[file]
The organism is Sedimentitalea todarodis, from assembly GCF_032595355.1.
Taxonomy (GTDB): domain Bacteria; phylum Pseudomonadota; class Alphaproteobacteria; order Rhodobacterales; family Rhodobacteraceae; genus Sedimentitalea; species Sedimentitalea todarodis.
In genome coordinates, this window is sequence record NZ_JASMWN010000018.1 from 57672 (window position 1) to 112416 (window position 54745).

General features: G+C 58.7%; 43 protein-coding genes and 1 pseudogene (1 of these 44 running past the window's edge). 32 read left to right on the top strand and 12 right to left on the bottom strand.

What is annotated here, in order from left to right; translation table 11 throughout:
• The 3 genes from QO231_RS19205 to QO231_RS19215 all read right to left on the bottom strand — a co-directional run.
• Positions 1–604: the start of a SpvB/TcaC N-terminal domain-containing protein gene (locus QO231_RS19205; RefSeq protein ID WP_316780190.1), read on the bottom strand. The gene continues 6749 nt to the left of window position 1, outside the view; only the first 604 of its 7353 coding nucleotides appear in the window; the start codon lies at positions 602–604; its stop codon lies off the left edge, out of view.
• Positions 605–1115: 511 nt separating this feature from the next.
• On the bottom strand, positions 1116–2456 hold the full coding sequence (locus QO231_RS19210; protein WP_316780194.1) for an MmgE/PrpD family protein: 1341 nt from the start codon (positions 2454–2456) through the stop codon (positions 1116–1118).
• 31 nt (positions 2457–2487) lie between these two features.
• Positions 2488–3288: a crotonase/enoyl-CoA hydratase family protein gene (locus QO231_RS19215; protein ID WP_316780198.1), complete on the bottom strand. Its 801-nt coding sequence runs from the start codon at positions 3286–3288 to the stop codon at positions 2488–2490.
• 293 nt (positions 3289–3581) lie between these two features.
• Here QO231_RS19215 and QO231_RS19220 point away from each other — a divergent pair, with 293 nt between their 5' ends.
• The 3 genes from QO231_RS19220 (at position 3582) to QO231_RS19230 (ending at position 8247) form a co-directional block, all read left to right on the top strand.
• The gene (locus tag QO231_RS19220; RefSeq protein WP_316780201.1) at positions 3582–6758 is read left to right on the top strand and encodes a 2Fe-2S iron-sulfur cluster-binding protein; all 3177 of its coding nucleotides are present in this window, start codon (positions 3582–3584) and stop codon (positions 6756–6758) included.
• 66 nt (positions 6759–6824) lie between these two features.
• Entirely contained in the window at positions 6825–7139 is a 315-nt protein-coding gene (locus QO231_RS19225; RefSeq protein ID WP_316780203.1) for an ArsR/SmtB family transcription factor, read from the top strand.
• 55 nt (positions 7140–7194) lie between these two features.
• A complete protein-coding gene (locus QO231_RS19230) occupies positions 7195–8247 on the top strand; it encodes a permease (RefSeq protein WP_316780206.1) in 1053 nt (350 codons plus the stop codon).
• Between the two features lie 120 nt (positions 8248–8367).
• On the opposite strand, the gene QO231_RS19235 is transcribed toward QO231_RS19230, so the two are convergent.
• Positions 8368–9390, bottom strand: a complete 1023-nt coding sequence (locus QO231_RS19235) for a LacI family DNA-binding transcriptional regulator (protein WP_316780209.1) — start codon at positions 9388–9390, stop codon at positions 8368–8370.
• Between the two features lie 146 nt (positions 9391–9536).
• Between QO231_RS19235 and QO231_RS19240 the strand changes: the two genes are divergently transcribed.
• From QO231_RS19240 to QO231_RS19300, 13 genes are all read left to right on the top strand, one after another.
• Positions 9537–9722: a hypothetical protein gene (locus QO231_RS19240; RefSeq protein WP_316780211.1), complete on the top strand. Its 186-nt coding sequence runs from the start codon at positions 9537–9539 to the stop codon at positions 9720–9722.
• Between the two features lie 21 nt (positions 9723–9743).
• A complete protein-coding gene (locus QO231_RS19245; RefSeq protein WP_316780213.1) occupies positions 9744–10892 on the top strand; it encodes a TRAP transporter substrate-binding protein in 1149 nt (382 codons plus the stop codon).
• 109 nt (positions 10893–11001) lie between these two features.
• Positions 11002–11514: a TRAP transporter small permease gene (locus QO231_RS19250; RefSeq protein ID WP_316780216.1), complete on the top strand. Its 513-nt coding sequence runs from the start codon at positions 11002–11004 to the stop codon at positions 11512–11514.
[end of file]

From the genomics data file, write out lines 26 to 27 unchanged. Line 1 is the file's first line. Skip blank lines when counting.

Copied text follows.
• Positions 9537–9722: a hypothetical protein gene (locus QO231_RS19240; RefSeq protein WP_316780211.1), complete on the top strand. Its 186-nt coding sequence runs from the start codon at positions 9537–9539 to the stop codon at positions 9720–9722.
• Between the two features lie 21 nt (positions 9723–9743).